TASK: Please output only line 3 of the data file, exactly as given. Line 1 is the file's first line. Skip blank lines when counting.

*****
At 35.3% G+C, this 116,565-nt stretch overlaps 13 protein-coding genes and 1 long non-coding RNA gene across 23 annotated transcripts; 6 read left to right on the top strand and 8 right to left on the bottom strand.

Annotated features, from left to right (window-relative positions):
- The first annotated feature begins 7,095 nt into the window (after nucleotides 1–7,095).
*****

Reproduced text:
- The first annotated feature begins 7,095 nt into the window (after nucleotides 1–7,095).